My wife’s birthday gift to me last August. She heard me once say it was my favorite icon.
This will be my last post for a little bit. It has been a great gift to share my thoughts these days. Thank you for reading. I never take that for granted.
A few scattered thoughts.
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Our New Orleans Archbishop has asked all Catholics in our diocese today to join together for a day of prayer and fasting in response to the pandemic, seeking God’s mercy on our community, nation and world. Our Archbishop:
I have received word that all faithful are invited to participate in a special prayer of our Holy Father Pope Francis on Friday, March 27 at 12 noon local time [CDT]. During the Statio orbis, which will be streamed from the Vatican website at www.vaticannews.va, Pope Francis will grant to all participants the Plenary Indulgence before imparting the Urbi et Orbi Blessing. This will be a historic moment for our church and coincides with our local Day of Prayer and Fasting to bring an end to the Coronavirus pandemic and healing to all who are sick. I encourage you to participate in this special prayer.
Archbishop Aymond also invited his Staff to pray the Chaplet of Divine Mercy at 3:00 p.m. As he himself is infected by the coronavirus, kindly keep him in your prayers.
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As a Lenten Friday, today may also be a good day to recommit to your Lenten practices. It might be wise to reassess smartphone, internet or TV use, which stress, quarantine or other practicalities may have greatly intensified. Maybe plan some substantial dedicated screen-free time to be silent, go outdoors, read, exercise, clean, organize, purge your closet or attic, paint, draw, garden, write some letters, plan your summer, surprise a neighbor with a good deed. But most of all, risk a supremely human experience — being bored.
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The last week and a half, my oldest son and I have been going every evening to the cemetery where my mom, who died last September, was buried. We visit her grave and seek her intercession for all our intentions and the intentions we have been given. The sacredness of a burial ground is immensely powerful, a thin place between heaven and earth.
The cemetery has been completely deserted every time we have gone, which has made it a great space to walk through quietly in peace. I highly recommend frequently visiting the graves of loved ones if possible, and both praying for them and seeking their intercession. The bonds of love are only intensified in death, and even if they are in Purgatory they can intercede for you — and greatly appreciate when you do for them.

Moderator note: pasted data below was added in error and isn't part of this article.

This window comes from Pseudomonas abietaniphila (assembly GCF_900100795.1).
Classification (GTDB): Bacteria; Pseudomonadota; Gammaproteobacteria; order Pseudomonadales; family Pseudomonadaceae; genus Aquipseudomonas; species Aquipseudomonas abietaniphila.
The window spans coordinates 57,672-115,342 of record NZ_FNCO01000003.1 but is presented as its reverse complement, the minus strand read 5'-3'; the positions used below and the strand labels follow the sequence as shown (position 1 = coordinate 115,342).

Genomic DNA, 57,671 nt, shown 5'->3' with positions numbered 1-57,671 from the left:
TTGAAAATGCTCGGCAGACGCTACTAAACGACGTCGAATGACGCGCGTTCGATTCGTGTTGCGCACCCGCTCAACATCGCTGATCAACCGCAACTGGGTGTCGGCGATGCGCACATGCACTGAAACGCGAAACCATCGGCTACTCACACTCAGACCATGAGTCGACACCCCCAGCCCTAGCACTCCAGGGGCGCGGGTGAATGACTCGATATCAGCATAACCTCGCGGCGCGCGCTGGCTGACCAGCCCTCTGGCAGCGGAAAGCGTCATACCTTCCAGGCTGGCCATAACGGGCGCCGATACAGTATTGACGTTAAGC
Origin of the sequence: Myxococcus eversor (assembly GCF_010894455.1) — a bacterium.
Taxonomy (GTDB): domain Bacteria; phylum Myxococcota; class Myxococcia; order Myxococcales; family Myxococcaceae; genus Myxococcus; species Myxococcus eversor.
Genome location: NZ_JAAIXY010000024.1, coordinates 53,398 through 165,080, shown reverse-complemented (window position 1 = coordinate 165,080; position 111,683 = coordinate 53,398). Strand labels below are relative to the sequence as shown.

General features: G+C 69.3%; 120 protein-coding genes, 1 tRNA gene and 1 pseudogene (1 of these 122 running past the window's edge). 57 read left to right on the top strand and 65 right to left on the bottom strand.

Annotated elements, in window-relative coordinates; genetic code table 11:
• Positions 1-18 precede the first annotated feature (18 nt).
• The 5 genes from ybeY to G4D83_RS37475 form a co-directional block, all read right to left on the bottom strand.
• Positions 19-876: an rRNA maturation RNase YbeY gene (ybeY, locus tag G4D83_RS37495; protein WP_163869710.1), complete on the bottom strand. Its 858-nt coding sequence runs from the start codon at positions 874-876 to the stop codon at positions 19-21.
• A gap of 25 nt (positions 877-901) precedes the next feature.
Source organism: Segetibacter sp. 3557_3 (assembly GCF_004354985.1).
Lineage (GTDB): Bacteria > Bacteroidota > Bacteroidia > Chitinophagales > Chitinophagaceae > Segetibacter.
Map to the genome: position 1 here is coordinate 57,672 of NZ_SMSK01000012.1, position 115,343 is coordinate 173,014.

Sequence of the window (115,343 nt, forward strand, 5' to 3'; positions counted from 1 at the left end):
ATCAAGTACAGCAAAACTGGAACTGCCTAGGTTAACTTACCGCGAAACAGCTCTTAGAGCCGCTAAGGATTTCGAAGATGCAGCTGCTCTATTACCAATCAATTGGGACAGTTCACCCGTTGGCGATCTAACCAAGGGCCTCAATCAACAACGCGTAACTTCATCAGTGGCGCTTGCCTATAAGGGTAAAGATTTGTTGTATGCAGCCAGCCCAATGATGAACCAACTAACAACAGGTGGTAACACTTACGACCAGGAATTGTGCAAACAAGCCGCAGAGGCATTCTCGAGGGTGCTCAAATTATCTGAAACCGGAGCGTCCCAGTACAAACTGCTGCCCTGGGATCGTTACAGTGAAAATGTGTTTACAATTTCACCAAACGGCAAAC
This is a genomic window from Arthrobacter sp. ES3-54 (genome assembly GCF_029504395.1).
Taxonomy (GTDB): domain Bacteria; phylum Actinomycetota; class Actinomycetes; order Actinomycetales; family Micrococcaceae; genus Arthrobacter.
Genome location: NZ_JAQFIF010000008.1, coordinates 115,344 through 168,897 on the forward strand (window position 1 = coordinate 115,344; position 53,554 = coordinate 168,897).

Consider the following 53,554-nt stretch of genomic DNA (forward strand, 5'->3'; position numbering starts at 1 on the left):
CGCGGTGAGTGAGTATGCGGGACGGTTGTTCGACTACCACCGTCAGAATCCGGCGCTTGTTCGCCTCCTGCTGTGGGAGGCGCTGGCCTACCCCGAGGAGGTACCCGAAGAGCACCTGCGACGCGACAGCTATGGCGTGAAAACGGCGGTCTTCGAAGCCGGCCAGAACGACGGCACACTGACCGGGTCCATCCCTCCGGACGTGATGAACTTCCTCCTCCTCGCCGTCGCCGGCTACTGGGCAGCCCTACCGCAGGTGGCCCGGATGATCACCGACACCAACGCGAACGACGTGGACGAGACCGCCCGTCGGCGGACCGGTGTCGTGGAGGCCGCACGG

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Our parish leaves the church open during the day, and when I go in now, the smells and sights fill me with joy. God’s house! And the Tabernacle, His tenting nearness is a rush of spirit. “I am with you always.” You can sense it so. Others come in, kneel quietly, and leave quietly. Such reverence. How lovely is your dwelling place, O Lord God of hosts.
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I was outside last night late, looking at the stars and listening to the cricket chorale. We never had frost this winter, so they are out in abundance!
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The local NOLA band Bag of Donuts, that gave our daughter Maria and her friend Ashley their first opps for public performances, made an awesomely creative music video that brought great cheer to our family and to all those I shared it with. Take a look here.
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People are outside in the neighborhood all the time now. Unprecedented. Life! Children laughing, music playing, picnics on the front lawn, people saying hello to each other.
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Living in close home bound proximity 24/7 has made me yet again tweak St. John of the Cross’ epic advice to new novices getting used to monastic quarantine:
…you must engrave this truth on your heart. And it is that you have not entered into [quarantine] for any other reason than to be worked and tried in virtue.
You are like the stone that must be chiseled and fashioned before being set in the building. Thus you should understand that those who are in [your home] are craftsmen placed there by God to mortify you by working and chiseling at you. Some will chisel with words, telling you what you would rather not hear; others by deed, doing against you what you would rather not endure; others by their temperament, being in their person and in their actions a bother and annoyance to you; and others by their thoughts, neither esteeming nor feeling love for you.
You ought to suffer these mortifications and annoyances with inner patience, being silent for love of God and understanding that you did not enter [quarantine] for any other reason than for others to work you in this way, and so you become worthy of heaven. If this was not your reason for entering [quarantine], you should not have done so, but should have remained in the world to seek your comfort, honor, reputation, and ease.
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While there is great need for love and solidarity, sacrifice and support, mercy and kindness these days of pandemic, once it’s over the needs will undoubtedly be vast. May we use this Lent to beg for the grace of magnanimity, to cultivate in grace a “great-soul” and so be empowered in Eastertide to join the Samaritan God in His endless pilgrimage of hope toward Jericho.